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The recent headband history in the world of football

From Socrates to Cristiano Ronaldo and Allan Saint-Maximin

The recent headband history in the world of football From Socrates to Cristiano Ronaldo and Allan Saint-Maximin

According to Pelè, he was the smartest player in the history of Brazilian football, but many people remember him for being the promoter of the Democracia Corinthiana, others for his Italian years, at Fiorentina. Socrates, one of the symbols of the Brazilian squad in the 1980s, was one of the first players to show off a big white headband during a match, but not just to hold his long curly hair: before the beginning of the World Cup opening match against Spain, the 'doctor' decided to use a sock writing on it 'México sigue en pie' to show solidarity with the Mexican people, victim of the earthquake a year before hosting the tournament. From that June 1, 1986 to today the football aesthetic has changed considerably (no more earrings and socks lowered, but more tattoos and tight-fitting shirts), but the headband is still used: despite not having a thick hair to contain, Cristiano Ronaldo exhibited a mini band during the last three matches against Atletico Madrid, Sassuolo and Lazio which inevitably made us reflect on what this item has changed in the last thirty years.

The players with the headband have in common the wild hairstyles, of course, impossible to manage and not very functional to the football games. But in reality, on the threshold of the new decade, the players wearing the hairbands have practically disappeared, proving that this is certainly a vintage trend, a conscious virility display that has gradually expired over the years with the advancing new tidier and less sloppy hairstyles, and with the evolution of aesthetic criteria. But between the years across the 2000, the idea of ​​wearing long hair almost down to the shoulders was undoubtedly a real fashion, anything but temporary, which marked a bit of everyone: South American strikers (during our childhood, was a fixed quota in the Argentinian squad thanks to Almeyda, Sorin, Placente, Demichelis, Pochettino, Crespo, Ortega and Batistuta, and also a young Messi) and giants from East Europe, future golden balls, provincial players and many famous Italian footballers. All unaware of how awkward it was to look like that on a football pitch, and that today would certainly be shocked watching the pics of the times. If some players have used it throughout their career (perhaps abandoning it only at the end), making it in fact become a distinctive sign of their character, others have simply tried it on some rare occasion or in short periods of identity crisis, enough to figure into the maxi group of addicts from which it's not possible to go back. Some instead used the band as a lucky charm, some as a protective band (Wayne Rooney in 2013) and some to try to hide the baldness (remember Gervinho?). For some champions it has become almost impossible to give up the band, to the happiness of the great world brands that have exploited this market connection successfully: it's the case of Nike and the famous Ronaldinho band, recently also become an Instagram filter.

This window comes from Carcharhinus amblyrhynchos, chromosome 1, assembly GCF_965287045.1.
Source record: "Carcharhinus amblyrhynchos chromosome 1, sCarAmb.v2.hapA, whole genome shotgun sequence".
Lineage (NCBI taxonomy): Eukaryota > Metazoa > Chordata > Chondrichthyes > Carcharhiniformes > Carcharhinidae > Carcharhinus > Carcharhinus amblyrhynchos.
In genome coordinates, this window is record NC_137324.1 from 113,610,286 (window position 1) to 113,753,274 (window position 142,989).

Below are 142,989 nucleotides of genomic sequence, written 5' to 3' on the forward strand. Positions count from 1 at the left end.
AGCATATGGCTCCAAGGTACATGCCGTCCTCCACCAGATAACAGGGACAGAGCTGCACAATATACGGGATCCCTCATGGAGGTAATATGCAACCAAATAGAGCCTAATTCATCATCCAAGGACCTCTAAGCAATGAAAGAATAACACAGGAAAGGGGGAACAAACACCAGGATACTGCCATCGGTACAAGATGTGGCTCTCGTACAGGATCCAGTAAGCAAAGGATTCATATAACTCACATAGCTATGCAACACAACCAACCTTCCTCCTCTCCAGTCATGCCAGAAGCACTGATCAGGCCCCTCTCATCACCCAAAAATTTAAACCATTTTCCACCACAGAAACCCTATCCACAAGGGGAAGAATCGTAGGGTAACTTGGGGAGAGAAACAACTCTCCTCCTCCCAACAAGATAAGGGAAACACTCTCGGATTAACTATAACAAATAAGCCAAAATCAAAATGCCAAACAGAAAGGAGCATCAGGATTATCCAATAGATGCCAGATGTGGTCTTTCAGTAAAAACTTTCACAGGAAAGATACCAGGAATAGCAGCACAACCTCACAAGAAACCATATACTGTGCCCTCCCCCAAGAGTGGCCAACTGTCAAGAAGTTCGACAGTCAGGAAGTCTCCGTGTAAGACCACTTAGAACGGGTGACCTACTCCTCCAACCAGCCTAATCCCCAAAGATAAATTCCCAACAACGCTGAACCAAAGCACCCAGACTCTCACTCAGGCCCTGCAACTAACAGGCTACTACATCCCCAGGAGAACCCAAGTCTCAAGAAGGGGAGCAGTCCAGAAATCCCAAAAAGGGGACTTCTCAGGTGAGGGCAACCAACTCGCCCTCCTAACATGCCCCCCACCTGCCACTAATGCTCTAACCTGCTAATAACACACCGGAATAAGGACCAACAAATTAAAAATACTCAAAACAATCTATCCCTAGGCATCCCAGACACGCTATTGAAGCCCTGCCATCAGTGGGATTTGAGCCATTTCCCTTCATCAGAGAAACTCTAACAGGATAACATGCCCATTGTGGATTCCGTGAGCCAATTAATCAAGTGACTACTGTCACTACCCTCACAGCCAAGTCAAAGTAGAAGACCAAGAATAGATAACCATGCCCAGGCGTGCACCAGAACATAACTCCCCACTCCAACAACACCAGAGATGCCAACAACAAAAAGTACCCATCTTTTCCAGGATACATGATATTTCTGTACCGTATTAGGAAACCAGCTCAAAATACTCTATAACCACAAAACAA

Different in material, color, size and positioning with respect to the forehead and hair, the headband trend, and consequently its popularity, is mainly linked to the great champions who have worn it over the years, including many interpreters too objectively elegant. And it is almost inevitable that among these there is one of your childhood idols: Made in Italy icons such as Francesco Totti, Fabio Cannavaro, Alessandro Nesta and Paolo Maldini (all together a step away from the winning of Euro 2000), International stars like David Beckham and a modern stars, like Neymar. The headband helped us to mark different football eras: from Terry Butcher playing despite the blood-stained for pure sports patriotism, in 1989, it appear again during Nice-Bordeaux, January 2019: Allan Saint-Maximin, a great fan to the hair band because it manages to contain perfectly his small dreadlocks (there is also a picture of him in 2002, when he is just five years old) decides to take the field with a 180 pound Gucci headband, the maximum declination (or derives) possible use of the band in modern times.

A few months later, after that look went around the world and he was bought by Newcastle United, that headband becomes a real case: he can't show it off anymore because it is forbidden by the rules of the Premier League, and he is forced to cover it. The bandage became his biggest brand (even more than dribbling), and his fans even asked through a petition to add it to his FIFA character. And it is rumored that Mike Ashley, the owner of the English sports merchandise giant Sports Direct as well as of the Magpies, has decided to choose him in order to market a special band produced by the Slanzenger brand.